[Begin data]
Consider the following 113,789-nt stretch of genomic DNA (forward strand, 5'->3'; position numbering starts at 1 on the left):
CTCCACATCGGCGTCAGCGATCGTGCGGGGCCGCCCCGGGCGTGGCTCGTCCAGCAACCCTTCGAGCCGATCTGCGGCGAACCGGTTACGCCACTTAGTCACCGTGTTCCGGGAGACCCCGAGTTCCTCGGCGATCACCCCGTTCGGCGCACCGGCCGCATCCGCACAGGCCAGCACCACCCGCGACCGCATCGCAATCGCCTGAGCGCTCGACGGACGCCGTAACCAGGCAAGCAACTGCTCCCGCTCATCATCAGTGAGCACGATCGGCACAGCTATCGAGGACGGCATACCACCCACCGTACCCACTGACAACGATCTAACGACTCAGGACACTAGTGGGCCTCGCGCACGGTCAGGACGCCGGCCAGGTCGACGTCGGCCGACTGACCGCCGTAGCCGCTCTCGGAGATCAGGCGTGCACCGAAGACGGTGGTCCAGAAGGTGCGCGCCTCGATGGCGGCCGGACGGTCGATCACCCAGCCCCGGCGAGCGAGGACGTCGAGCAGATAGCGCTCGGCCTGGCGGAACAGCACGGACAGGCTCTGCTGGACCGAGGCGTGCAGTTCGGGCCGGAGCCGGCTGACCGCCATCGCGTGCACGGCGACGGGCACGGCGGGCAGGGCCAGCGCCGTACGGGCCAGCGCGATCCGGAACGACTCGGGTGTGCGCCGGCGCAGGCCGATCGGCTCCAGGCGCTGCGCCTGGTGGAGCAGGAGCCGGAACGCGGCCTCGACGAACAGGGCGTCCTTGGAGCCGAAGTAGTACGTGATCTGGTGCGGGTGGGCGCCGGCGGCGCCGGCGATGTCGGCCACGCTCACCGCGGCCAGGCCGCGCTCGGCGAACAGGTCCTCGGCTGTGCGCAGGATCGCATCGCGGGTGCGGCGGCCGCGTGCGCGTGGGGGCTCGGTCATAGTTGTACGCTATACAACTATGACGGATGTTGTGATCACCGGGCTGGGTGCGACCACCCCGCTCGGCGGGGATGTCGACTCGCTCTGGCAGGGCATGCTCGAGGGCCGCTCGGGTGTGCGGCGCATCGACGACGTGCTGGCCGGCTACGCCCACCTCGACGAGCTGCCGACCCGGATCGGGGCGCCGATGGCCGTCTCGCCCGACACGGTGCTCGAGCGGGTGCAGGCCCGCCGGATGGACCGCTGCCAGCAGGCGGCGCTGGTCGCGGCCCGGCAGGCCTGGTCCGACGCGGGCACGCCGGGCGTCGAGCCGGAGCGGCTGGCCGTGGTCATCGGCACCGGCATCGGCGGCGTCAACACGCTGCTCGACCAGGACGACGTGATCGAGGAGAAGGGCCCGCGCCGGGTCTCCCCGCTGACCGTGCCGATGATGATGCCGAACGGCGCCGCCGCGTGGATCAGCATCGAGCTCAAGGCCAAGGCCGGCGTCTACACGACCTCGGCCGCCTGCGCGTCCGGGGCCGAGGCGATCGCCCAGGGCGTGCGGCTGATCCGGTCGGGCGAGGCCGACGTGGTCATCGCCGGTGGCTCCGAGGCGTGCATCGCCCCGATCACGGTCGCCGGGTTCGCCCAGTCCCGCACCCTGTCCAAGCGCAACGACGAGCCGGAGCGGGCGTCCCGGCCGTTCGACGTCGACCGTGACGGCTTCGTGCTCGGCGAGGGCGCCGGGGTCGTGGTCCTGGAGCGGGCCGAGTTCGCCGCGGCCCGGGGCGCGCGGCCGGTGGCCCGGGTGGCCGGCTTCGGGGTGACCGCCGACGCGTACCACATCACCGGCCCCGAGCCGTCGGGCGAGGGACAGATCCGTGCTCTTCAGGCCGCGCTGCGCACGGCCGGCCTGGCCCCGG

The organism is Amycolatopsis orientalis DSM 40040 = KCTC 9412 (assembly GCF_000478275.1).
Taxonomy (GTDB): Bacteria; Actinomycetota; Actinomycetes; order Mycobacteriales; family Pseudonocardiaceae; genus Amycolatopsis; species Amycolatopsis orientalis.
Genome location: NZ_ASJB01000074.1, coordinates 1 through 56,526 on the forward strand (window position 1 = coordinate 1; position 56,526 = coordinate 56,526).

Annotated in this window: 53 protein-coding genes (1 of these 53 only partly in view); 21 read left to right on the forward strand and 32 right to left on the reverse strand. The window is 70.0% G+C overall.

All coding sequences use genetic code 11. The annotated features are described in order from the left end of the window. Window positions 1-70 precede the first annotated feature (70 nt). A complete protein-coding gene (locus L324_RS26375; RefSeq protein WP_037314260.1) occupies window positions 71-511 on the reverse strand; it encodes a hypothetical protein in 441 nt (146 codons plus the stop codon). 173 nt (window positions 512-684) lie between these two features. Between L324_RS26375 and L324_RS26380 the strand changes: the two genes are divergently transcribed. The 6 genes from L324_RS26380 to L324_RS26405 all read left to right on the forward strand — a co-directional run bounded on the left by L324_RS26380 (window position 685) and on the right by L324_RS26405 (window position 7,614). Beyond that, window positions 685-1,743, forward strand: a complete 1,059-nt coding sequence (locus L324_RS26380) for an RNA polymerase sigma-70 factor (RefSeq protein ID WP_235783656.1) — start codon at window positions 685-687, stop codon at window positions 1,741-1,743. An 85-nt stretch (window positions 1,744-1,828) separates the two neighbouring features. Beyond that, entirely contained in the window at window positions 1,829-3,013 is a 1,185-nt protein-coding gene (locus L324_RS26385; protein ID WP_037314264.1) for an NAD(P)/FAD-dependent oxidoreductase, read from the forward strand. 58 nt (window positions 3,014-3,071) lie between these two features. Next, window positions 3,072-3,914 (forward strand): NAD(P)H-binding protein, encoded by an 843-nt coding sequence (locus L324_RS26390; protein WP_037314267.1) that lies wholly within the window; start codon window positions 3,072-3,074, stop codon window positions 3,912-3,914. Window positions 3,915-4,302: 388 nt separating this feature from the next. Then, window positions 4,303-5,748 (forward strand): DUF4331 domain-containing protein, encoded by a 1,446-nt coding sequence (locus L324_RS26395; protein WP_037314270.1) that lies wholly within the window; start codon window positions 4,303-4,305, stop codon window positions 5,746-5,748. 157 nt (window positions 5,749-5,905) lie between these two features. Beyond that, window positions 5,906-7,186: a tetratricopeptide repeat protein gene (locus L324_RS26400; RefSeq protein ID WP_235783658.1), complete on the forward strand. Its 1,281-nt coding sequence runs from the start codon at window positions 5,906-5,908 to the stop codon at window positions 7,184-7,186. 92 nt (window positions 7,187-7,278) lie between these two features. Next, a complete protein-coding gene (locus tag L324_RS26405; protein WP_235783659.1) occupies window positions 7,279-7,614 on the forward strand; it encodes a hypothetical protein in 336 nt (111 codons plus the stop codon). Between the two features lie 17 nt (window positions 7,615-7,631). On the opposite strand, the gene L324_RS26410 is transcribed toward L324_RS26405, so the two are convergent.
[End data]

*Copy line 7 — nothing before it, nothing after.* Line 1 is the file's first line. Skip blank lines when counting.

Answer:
All coding sequences use genetic code 11. The annotated features are described in order from the left end of the window. Window positions 1-70 precede the first annotated feature (70 nt). A complete protein-coding gene (locus L324_RS26375; RefSeq protein WP_037314260.1) occupies window positions 71-511 on the reverse strand; it encodes a hypothetical protein in 441 nt (146 codons plus the stop codon). 173 nt (window positions 512-684) lie between these two features. Between L324_RS26375 and L324_RS26380 the strand changes: the two genes are divergently transcribed. The 6 genes from L324_RS26380 to L324_RS26405 all read left to right on the forward strand — a co-directional run bounded on the left by L324_RS26380 (window position 685) and on the right by L324_RS26405 (window position 7,614). Beyond that, window positions 685-1,743, forward strand: a complete 1,059-nt coding sequence (locus L324_RS26380) for an RNA polymerase sigma-70 factor (RefSeq protein ID WP_235783656.1) — start codon at window positions 685-687, stop codon at window positions 1,741-1,743. An 85-nt stretch (window positions 1,744-1,828) separates the two neighbouring features. Beyond that, entirely contained in the window at window positions 1,829-3,013 is a 1,185-nt protein-coding gene (locus L324_RS26385; protein ID WP_037314264.1) for an NAD(P)/FAD-dependent oxidoreductase, read from the forward strand. 58 nt (window positions 3,014-3,071) lie between these two features. Next, window positions 3,072-3,914 (forward strand): NAD(P)H-binding protein, encoded by an 843-nt coding sequence (locus L324_RS26390; protein WP_037314267.1) that lies wholly within the window; start codon window positions 3,072-3,074, stop codon window positions 3,912-3,914. Window positions 3,915-4,302: 388 nt separating this feature from the next. Then, window positions 4,303-5,748 (forward strand): DUF4331 domain-containing protein, encoded by a 1,446-nt coding sequence (locus L324_RS26395; protein WP_037314270.1) that lies wholly within the window; start codon window positions 4,303-4,305, stop codon window positions 5,746-5,748. 157 nt (window positions 5,749-5,905) lie between these two features. Beyond that, window positions 5,906-7,186: a tetratricopeptide repeat protein gene (locus L324_RS26400; RefSeq protein ID WP_235783658.1), complete on the forward strand. Its 1,281-nt coding sequence runs from the start codon at window positions 5,906-5,908 to the stop codon at window positions 7,184-7,186. 92 nt (window positions 7,187-7,278) lie between these two features. Next, a complete protein-coding gene (locus tag L324_RS26405; protein WP_235783659.1) occupies window positions 7,279-7,614 on the forward strand; it encodes a hypothetical protein in 336 nt (111 codons plus the stop codon). Between the two features lie 17 nt (window positions 7,615-7,631). On the opposite strand, the gene L324_RS26410 is transcribed toward L324_RS26405, so the two are convergent.